Friday, November 18, 2011

Seriously?


Yeah. Even she's saying it. Seriously?

Via NPR: L.A. Detectives Reopen Natalie Wood Death Inquiry

Homicide detectives have reopened their investigation of Natalie Wood's death nearly 30 years after the actress drowned in the waters off Southern California.

The renewed look at Wood's Nov. 29, 1981, death comes after detectives received new information about the case, Los Angeles County sheriff's spokesman Steve Whitmore said Thursday.

No additional details were provided, but a detective planned to hold a news conference Friday, and anyone with information about the case was being asked to contact sheriff's officials.

Wood drowned after a night of partying with husband Robert Wagner and Brainstorm co-star Christopher Walken on the couple's yacht anchored off Santa Catalina Island. Her death was ruled an accident and it was determined that she had been drinking before her death.

A dinghy that had been attached to the couple's yacht, Splendor, was found in a Catalina cove.

Wood, a three-time Oscar nominee famous for roles in West Side Story, Rebel Without a Cause and other Hollywood hits, was 43 when she died.

The case has become one of Hollywood's most alluring mysteries. Wood's drowning sparked tabloid speculation that foul play was involved, but Wagner and Wood's sister have dismissed any suggestion there was foul play.

Laura Wood wrote in a biography on her sister, "What happened is that Natalie drank too much that night."

Wagner wrote in a 2009 autobiography that he blamed himself for his wife's death.

Phone and email messages to Wagner and Walken's publicists were not immediately returned.

8 comments:

thegayte-keeper said...

Yeah this is like huh? for me

JamTheCat said...

Someone must be running for office.

Tim said...

The rationale given for reopening the case is that the the boat's captain is now recanting information given in 1981.

At that time, the captain of the "Splendour" (Robert Wagner's yacht) said he had music in the ship's bridge turned up very loud so he wouldn't hear the arguments going on down on deck. Thus, he could not have heard anything when she allegedly fell into the water two hours later. Now he's saying that Wagner's attorney "forced" him to say that. He is also saying "at that point in my life, I wasn't thinking straight." (Which makes you wonder: If that is true, how can we trust anything he says about that time?)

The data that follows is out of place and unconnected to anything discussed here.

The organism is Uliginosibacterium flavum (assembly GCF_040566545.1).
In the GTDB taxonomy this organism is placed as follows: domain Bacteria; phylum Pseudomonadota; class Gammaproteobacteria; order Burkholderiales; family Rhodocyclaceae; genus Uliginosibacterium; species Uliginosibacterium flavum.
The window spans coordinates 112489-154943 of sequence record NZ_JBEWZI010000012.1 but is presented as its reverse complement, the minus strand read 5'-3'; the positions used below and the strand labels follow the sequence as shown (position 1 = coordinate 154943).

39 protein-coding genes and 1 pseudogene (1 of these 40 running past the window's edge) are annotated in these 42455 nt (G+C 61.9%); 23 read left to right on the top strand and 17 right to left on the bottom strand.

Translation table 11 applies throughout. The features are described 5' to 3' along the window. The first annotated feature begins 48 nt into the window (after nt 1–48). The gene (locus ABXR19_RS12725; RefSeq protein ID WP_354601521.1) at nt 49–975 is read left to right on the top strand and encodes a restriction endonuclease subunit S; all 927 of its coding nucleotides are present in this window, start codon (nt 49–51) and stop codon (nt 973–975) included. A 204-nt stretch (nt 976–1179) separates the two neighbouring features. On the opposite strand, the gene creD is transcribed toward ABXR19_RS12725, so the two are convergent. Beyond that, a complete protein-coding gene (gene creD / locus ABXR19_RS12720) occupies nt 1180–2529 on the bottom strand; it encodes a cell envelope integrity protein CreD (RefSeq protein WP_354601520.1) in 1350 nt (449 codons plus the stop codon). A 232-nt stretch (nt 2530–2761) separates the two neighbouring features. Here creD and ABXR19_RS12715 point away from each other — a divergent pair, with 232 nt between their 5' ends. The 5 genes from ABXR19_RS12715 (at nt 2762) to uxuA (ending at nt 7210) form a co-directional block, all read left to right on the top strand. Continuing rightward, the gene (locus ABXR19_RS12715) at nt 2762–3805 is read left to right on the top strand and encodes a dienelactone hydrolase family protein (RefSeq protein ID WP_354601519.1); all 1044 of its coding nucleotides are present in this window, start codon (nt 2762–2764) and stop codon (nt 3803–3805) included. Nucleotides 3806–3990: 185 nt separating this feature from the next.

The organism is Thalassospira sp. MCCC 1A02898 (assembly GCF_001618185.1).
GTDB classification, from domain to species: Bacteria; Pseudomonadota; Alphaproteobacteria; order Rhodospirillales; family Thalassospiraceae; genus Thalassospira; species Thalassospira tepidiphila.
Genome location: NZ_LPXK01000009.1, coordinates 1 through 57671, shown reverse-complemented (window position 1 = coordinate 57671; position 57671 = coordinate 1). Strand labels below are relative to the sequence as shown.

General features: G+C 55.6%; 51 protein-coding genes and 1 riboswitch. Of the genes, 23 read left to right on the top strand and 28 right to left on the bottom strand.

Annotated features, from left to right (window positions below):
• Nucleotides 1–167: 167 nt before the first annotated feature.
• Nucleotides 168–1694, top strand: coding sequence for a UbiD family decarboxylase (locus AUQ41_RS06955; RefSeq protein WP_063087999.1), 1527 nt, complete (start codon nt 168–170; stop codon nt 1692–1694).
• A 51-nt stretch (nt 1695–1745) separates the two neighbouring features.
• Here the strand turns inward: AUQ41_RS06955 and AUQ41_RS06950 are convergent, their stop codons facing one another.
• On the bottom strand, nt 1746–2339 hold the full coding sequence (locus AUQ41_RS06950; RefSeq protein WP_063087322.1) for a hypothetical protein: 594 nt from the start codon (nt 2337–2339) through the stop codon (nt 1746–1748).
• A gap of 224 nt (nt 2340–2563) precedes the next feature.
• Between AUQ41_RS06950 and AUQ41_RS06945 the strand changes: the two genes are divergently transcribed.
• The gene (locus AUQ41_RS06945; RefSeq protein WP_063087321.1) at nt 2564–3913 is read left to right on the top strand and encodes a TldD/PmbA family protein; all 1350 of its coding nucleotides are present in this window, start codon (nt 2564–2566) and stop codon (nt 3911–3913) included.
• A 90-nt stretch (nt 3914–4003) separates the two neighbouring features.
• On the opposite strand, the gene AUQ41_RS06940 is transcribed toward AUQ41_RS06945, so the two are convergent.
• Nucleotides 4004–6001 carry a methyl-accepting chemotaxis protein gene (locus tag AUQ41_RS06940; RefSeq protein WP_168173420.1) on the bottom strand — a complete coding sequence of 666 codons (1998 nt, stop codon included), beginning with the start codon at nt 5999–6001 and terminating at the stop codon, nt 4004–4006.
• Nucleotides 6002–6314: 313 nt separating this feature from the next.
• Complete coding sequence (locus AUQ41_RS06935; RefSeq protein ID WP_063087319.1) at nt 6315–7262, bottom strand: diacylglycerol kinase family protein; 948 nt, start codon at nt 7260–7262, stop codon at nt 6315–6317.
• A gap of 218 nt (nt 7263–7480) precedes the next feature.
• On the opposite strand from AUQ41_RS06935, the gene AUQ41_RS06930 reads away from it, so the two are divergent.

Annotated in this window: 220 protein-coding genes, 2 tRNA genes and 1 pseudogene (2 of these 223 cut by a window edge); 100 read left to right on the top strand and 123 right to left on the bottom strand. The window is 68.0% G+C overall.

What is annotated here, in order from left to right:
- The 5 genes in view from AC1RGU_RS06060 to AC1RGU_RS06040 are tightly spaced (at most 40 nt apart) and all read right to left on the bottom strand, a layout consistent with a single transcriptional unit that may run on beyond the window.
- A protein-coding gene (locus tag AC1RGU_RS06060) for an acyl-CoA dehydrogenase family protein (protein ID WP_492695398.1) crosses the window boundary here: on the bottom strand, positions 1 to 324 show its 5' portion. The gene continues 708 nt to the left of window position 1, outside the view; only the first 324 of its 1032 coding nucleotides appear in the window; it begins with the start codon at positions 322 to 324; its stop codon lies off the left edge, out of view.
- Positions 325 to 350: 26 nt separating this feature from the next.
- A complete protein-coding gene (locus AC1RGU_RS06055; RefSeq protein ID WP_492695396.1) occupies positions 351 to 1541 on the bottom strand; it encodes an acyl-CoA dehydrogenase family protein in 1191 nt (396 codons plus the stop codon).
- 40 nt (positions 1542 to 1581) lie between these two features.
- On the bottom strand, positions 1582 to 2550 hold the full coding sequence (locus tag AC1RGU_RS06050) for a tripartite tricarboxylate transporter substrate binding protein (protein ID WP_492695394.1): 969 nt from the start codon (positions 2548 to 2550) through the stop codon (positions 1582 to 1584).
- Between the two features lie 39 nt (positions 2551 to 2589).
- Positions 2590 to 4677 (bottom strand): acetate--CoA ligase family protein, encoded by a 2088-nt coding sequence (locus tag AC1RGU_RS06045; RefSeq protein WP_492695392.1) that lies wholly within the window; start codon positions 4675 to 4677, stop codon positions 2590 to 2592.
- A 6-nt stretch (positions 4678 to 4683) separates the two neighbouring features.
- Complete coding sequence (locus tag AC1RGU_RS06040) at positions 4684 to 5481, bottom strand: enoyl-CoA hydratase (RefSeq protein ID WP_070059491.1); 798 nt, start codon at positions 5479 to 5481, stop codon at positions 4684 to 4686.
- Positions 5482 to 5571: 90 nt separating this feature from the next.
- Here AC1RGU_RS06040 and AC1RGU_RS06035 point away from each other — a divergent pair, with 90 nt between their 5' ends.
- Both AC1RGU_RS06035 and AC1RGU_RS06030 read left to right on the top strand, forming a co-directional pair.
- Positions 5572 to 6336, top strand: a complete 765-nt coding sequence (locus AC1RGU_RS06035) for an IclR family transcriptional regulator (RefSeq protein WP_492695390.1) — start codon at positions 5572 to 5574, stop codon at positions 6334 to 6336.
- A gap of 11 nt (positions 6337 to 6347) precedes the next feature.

The ship captain also claims that Wagner was still on deck when Wood went into the water. Wagner, he claims, yelled at Wood "Hold on, we're coming" -- and then told the captain to do nothing, because it would teach Wood a lesson. The captain did nothing.

The captain's story is quite inconsistent on this point. He also claims that, at 1:30 AM, Wagner came up to the bridge and said, "Natalie is missing." He says this was the first indication he had that Wood might have gone overboard. If that were true, then how can the other story be true?

The captain also now alleges that Wagner told him not to call the Harbor Patrol or police, and that two hours passed before that was done.

A woman on a nearby yacht also told police in 1981 that she heard Wood fall into the water, and heard her cries for help. She has been re-interviewed by police due to the ship captain's testimony.

In 1981, the coroner reported that Wood had a large amount of alcohol in her body, as well as Quaaludes (a sleeping pill). This matches with the large amount of alcohol drunk on shore during and after dinner, and reports and evidence of even more heavy drinking aboard ship for almost four hours after the party returned to the yacht around 8 PM. Wood had bruises on her arms and shoulders, and an abrasion on her face.

The coroner believed that, for the bruises to show up, Wood would have had to have been grabbed hard several hours before her death. The much lighter bruise on her face, as well as the lack of scabbing, led the coroner to conclude that Wood may have been trying to tie up a dinghy that was bumping against the wall of the ship near her cabin. She fell, hit her face, and went into the water. She could not swim, and her down jacket would not have served as a lifejacket but rather become quickly soaked and pulled her under. (There is conflicting evidence as to whether that point about the jacket is true or not.)

Wagner, the police say, is not a suspect. NOT A SUSPECT. But he is a "person of interest," as he and Christopher Walken (Wood's lover) were the only ones aboard the yacht that night (other than crew).

Writer said...

Exactly, gayte-keeper, exactly.

Writer said...

LOL, Kyle! LOL

Writer said...

I agree, Tim, the captain doesn't seem at all trustworthy. =/

Gaspatcho Jones said...

I love Natalie Wood....But really who cares anymore...

Writer said...

Gaspatcho, I agree. :)